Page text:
Elizabeth Spelke on gender differences in science aptitude
"To me, the important and interesting implication of the sex-difference stuff is not that there should be more or fewer women in science; it’s how much we are alike."
- Dr. Elizabeth Spelke, as quoted in The New Yorker
Spelke, a prominent cognitive psychologist at Harvard’s Laboratory for Developmental Studies, investigates babies and toddlers in an attempt to distinguish innate skills and behaviors from those that are acquired. But she is also a vocal critic of the view, as espoused by such people as Stephen Pinker and former Harvard president Lawrence Summers, that the paucity of women in science and math is the result of a genetic deficit in ability.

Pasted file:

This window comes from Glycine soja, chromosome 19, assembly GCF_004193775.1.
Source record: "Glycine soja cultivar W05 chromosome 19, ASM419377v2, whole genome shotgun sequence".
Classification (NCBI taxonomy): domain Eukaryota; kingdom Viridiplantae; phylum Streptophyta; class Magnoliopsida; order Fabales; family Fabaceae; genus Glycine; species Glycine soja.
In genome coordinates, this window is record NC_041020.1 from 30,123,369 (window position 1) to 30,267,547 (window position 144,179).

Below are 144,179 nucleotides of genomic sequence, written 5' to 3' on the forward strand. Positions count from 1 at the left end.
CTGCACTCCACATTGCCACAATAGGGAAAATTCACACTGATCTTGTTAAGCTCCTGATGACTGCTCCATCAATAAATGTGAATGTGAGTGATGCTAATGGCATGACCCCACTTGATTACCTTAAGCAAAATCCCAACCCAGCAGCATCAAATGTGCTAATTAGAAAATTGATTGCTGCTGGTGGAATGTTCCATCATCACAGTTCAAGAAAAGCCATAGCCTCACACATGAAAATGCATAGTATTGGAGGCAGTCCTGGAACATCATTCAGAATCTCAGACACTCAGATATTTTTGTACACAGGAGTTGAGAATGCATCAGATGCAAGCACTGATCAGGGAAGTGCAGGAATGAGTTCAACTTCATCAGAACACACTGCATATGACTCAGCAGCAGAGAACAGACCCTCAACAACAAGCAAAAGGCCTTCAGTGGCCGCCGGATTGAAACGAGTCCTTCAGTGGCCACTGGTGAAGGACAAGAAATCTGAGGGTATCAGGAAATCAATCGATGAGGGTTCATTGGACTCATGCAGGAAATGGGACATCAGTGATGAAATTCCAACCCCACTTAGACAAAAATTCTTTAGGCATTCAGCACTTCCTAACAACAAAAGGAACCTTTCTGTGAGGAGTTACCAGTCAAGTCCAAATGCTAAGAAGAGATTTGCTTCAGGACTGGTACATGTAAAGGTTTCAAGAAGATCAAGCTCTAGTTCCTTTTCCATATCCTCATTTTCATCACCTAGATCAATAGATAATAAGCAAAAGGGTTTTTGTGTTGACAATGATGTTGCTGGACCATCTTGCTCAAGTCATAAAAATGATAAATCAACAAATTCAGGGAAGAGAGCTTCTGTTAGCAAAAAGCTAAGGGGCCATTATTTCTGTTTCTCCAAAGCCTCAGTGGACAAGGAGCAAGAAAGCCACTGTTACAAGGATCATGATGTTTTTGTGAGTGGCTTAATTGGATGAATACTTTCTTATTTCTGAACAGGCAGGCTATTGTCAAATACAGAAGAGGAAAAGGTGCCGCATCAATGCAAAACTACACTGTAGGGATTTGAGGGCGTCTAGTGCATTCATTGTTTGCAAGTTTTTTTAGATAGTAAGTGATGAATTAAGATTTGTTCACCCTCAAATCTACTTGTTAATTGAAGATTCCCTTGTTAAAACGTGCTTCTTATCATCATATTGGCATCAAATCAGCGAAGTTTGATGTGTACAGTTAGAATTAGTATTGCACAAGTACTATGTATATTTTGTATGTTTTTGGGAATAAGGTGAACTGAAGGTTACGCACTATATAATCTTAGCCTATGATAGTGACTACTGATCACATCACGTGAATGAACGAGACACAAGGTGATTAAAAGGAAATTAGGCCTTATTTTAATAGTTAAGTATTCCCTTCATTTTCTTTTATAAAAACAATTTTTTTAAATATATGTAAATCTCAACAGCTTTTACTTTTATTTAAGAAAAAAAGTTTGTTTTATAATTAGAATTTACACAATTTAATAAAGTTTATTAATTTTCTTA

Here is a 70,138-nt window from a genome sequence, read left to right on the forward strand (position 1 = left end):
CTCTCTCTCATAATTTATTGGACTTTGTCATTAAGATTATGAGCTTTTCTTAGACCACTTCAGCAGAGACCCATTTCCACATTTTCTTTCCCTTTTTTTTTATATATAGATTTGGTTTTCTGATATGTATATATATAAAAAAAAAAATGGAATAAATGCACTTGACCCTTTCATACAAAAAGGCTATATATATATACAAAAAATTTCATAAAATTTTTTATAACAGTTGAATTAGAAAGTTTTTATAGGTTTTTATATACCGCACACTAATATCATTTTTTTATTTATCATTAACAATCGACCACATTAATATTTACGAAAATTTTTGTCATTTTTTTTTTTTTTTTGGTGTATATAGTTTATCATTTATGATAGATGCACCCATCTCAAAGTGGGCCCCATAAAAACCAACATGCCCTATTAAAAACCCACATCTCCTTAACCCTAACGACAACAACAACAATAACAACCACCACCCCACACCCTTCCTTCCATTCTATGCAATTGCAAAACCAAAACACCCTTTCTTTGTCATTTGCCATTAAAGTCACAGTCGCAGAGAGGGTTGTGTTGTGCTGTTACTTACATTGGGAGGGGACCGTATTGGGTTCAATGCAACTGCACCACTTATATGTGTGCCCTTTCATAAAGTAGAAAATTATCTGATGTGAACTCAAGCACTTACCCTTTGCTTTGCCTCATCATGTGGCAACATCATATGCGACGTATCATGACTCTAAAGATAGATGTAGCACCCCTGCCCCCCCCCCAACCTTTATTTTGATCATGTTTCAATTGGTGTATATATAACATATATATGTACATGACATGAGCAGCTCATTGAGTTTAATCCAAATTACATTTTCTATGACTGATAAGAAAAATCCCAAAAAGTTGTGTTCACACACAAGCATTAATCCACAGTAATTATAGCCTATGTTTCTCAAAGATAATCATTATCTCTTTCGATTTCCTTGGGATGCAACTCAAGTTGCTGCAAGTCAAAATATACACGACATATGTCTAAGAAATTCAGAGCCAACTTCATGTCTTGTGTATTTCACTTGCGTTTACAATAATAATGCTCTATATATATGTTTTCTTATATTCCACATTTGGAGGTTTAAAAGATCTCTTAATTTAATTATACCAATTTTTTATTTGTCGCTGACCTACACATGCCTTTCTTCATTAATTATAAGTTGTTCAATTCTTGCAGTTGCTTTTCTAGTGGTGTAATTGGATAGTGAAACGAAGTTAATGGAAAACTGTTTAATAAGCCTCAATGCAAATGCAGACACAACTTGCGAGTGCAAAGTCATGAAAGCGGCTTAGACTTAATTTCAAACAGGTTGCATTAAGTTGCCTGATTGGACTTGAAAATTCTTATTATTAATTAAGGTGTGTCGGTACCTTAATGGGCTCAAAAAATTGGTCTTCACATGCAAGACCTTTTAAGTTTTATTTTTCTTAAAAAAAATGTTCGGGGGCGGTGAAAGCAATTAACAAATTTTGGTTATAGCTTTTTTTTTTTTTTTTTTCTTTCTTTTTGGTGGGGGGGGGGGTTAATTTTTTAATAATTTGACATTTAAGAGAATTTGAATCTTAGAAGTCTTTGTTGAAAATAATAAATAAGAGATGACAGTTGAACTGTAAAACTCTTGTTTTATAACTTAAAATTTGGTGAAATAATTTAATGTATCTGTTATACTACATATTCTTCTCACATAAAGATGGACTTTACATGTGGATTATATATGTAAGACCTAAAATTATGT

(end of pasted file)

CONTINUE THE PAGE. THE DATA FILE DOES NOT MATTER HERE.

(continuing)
Although Spelke is a staunch Darwinian who believes that natural selection has shaped the modern human brain, and she doesn’t deny that some sex differences exist in cognitive processes, she says her research shows that gender is "simply not a significant dividing line" when it comes to doing math or science. This conclusion, instead, paves the way for alternative reasons for the imbalance, like social expectations and outright discrimination.